The next important piece is all of the support pieces, basically the frame and a shaft that connects from the motor to the music wheel . The frame needs to hold everything up at the right height. I did this with a couple of different pieces, frame, keys support, shaft support, and motor housing, and maybe even breadboard stand. So it needs to hold it up so that the center of the cylinder in the music wheel is at the same height as the center of the thickness in keys, and is the center of where the thing on the stepper motor that spins is. Everything should be at a height where the music wheel has plenty of room to spin. I guess that the shaft isn't completely necessary if you designed the music wheel so that it connects directly to the spinning part on your motor. The end of your shaft needs a shape cut put of it that is shaped like the spinning part on the motor that way the two can connect. Also the shaft needs a support piece to hold it up so that it is centered at the same height as everything else. The breadboard stand holds the breadboard up, so that it can sit on top of the arduino.
Anything else you add is not important to the function of the music box, but could make the music box look more finished, or to add extra features, like how I added LED lights, and how I decided to control my music box by pressing buttons. I also added a circuitry housing, with holes cut out f the top for the LED's, and buttons.
Step 2: Design the Control System
So by now you should know how your music box works mechanically, and you should have an idea on what needs to be controlled, so you can start designing a control system. To do this you need to consider what you can control, and how you can control it.
In a music box you can control the speed that the music wheel turns, you can control the direction that it turns, and you can control when it starts and when it stops, so I decided that I was going to use four buttons to control all of these elements, but all that it needs is to be able to do is spin. I also added the LED lights as a component, and you can control when they flash, and which ones flash at one time.
The first five files I included is the code that I used to program my Arduino, and the last file is the same thing, but it is in a wordpad file, and it includes a little bit of information about each section. Musicbox is the main arduino file, and the other files, exlcuding the wordpad file, are functions that Musicbox calls. The arduino code works by taking in input from the buttons, and it controls how the stepper motor runs. You could also use functions from the stepper motor library, to run the motor instead of using the fwdloop, and bwdoop, and the variable they rely on like delay time.
This video explains my code https://youtu.be/k2fetxPYk34 , but there is a small difference in buttons, where when you reset the musicbox you also reset whether or not it goes backwards, and I made the pinStates array smaller by one since I just used 4 buttons, the video will still be as helpful ether way, but the comments within the code explains everything anyways.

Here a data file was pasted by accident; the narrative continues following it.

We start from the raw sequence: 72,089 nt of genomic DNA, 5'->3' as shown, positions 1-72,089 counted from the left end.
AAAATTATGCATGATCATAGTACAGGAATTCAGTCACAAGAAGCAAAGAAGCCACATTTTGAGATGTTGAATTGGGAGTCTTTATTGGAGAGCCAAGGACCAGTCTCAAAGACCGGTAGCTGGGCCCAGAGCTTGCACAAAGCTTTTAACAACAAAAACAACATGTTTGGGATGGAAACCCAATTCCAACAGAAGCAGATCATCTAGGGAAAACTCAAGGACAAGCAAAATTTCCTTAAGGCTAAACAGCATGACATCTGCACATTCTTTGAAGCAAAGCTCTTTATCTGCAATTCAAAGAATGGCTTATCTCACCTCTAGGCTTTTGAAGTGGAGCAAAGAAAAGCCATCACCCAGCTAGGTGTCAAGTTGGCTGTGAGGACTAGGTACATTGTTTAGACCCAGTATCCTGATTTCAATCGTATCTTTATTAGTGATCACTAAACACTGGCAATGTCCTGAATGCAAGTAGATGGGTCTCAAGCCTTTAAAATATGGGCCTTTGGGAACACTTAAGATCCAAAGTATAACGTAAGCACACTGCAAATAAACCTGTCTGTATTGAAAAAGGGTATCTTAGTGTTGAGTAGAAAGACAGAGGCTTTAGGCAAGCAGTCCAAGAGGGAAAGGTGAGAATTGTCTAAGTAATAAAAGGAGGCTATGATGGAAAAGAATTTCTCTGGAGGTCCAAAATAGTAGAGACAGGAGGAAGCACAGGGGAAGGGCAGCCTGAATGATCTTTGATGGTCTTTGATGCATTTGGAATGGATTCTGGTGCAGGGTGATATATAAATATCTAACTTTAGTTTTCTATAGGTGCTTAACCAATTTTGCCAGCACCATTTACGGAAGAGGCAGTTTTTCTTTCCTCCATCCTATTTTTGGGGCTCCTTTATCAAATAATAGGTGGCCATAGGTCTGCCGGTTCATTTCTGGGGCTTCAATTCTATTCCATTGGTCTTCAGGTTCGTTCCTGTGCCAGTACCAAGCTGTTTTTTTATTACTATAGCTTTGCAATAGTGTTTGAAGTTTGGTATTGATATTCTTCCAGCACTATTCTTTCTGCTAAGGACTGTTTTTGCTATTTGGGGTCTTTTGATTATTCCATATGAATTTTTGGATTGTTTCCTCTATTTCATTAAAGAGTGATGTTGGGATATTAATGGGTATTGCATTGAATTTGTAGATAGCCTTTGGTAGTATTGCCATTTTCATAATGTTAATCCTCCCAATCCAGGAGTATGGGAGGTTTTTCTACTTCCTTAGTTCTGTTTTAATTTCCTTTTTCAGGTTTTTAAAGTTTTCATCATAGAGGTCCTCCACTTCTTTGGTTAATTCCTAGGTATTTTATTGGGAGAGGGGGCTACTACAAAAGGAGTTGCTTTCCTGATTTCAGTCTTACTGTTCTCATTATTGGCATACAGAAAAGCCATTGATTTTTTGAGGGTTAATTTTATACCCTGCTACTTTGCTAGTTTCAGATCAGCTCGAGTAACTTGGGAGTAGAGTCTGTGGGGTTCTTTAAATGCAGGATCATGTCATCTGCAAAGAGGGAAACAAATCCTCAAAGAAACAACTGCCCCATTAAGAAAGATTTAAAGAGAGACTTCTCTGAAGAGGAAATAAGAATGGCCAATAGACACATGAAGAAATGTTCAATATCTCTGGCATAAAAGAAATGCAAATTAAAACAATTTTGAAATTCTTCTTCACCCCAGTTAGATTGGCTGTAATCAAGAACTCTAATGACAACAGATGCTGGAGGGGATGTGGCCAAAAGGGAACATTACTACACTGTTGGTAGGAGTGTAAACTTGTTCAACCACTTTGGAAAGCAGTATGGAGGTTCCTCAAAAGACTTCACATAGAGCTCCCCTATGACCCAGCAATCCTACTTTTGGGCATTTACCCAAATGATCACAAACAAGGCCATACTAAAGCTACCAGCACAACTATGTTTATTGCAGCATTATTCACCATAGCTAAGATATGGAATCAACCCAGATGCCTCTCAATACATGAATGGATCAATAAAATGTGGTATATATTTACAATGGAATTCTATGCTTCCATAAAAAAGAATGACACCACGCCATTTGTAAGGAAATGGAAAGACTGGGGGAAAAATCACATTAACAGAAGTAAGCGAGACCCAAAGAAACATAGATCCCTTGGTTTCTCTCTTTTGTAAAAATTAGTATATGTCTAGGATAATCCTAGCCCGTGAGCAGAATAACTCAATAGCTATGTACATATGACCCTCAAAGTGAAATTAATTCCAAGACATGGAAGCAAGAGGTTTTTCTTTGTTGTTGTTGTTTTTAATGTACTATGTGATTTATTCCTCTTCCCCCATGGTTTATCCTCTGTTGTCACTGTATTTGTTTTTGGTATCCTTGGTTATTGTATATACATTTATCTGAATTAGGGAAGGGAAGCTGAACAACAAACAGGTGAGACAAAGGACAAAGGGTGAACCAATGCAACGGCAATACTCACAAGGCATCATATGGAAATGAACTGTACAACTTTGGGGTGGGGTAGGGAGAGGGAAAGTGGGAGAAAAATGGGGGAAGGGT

Step 3: Build Your Music Box!
By now you should have everything designed, and once your parts are printed, your code is coded and tested, you are ready to put everything together. Here is a link to a video of my completed music box, please note that , as I said before, everything works, except that the part "keys" is not correct https://youtu.be/9aFpJVQ0P2U.
To put my parts together there are four different step that can be completed in any order.
In this step you add the breadboard with all of the circuitry components attached into the circuitry housing, then you place the breadboard stand beneath it, so that it is supported, and you put the Arduino in the remaining space, you can then attach all of the jumper wires to the Arduino, and place the circuitry housing within the frame with the six wires that control the motor placed through the hole in the side.
Simply place the motor inside the motor housing, and have the wires go through the hole in the side like in the circuitry step, place the motor housing in the frame, and connect the remaining wires. If you would like the motor to be more secure in its housing or if you would like the shaft to connect to the motor more securely, you can use a portable 3d printer ( a hot glue gun) to secure everything on site.
To attach keys you need two small screws, and two small nuts and keys support. You place key support beneath keys on the spot that is shaped like key support, and then you add the screw through both holes, and tighten the nuts to the screw. Then just slide both of the pieces into the frame,You will want to adjust the position of the keys on key support so that as music wheel turns it slightly lifts the keys.
First, place shaft support into the frame, then slide music wheel onto the shaft, and place the shaft in the frame. Turn music wheel until the first notes are directly below where the keys should be ( so that they are played first), and connect the end of the shaft to the motor.